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There's this situation that comes up again and again: It's 2019 and I want to send a (potentially large) file from my phone to my computer, or from my computer to my wife's computer. How do I do it?

- USB connection? I don't want to dig out my cable and climb under the desk to plugin the USB cable.

- Samba share? Forget it.

- FTP server app? Works, but usually quite slow and painful.

- Start a HTTP server to serve the directory? That works, but seriously?

- Sending via E-Mail or Dropbox? Oh FFS, both devices are connected to the same WiFi access point, how can it be that uploading the file to a cloud hosted across the world and downloading it again from my other device is the simplest approach?

So far, Sharedrop is the simplest solution I know that works across any device that has a modern browser and that allows me to send the file directly from one computer to the other, without the need for logins or accounts or external software or arcane command-line incantations.

(The WebRTC Datachannel stack is horrible and mostly neglected by browser vendors, especially Google, but that's another story...)

Windows now has "Nearby Sharing"[1], which should at least solve this problem between Windows computers. I think the idea was that it would eventually also be available on Android, but I haven't yet seen an implementation of it.

Of course of you're using the Apple ecosystem, there's AirDrop...

[1] https://support.microsoft.com/en-us/help/4091344/windows-10-...

The main issue with file transfer is that it's a context where security and usability are nearly mutually exclusive features. To me we still have to address point #1 which is how to get data in a transparent way from A to B (and C, D, etc.), whether none, one or more of them are on a PAN, LAN, WAN etc. Once the specifications are set, one can think of security and where to implement it in a way that doesn't affect usability. If I had to share a file on all my machines, I'd expect the software to let me drop/copy it into a directory knowing that anything put there will replicate on all my machines no matter where they are, that is, managing fixed/dynamic IPs, VPNs, machines momentarily off, etc. Same for less or more restricted transfers such ass for example passwords files or public documents. Everything should be transparent so that if I set up a similar system on granma PC I know that once she puts something into a public folder it's being shared with everyone (with her being warned about it beforehand) while a family only folder would have the content automatically shared (sent, replicated, backed up, etc) only to family members. To me it is very important that the software shows an abstraction of how would we operate in real life: public documents here and private others there, which would be very easy to understand: passwords, keys etc should be used only once to set up the system, unless they're revoked. But before all that, we must solve the #1 issue (see above). IPv6 should help to solve that, but it seems to me that implementing it as it should be would impact too many businesses currently profiting from simply being the cable that connects A, B, C, D etc.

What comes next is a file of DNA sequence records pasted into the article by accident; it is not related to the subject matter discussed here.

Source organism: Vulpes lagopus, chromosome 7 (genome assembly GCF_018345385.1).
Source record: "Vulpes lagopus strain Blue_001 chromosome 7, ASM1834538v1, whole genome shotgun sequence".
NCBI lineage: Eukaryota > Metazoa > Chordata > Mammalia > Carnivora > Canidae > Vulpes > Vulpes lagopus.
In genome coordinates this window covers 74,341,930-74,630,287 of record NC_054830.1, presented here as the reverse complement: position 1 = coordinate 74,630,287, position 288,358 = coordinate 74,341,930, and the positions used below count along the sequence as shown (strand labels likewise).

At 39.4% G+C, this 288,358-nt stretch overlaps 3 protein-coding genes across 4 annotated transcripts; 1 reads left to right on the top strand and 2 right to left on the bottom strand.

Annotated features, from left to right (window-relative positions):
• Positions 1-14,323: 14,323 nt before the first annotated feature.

I have found btsync (now Resilio Sync) the best available p2p solution, albeit requiring sync app installation, still you need some app anyway, being it the browser, file manager etc..

It uses local network when available and of course internet when not. It also does iOS.. if only more apps were supporting FileProvider functionalities, so you don't have to import-duplicate all the synced data first.

It requires installing proprietary software on all devices though, while your browser already brings along an open source and mostly standardized P2P stack.

There are open source alternatives like syncthing, which is still not as user friendly.

Also single file sharing seems interesting, but this is not what you usually do on daily basis... You just want to drop some file to shared folder most of the time, or to have a ton of different files synced automatically.

I've tried syncthing as well as btsync (now called resilio); it's not just less user-friendly. It tends to be _much_ slower and eat tons of CPU due to a different algorithm. Resilio has a free tier that works fine for me, and I don't have an inherent issue with a proprietary program that works well. It's a very convenient solution, I haven't had issues, and highly recommend it.

> from my computer to my wife's computer

I did this all the time between my computer and my brother's computer as a kid. They were on the same network (dad had the whole house wired for ethernet when they gut rehabbed it) and we just used Windows file explorer to drag and drop files from one computer to the other.

afaik Dropbox will use local connection. Yes it will also upload the file to their cloud but that's how it works...

Also check Syncthing. They have a very nice interface that skips the cloud...

Obligatory xkcd :)


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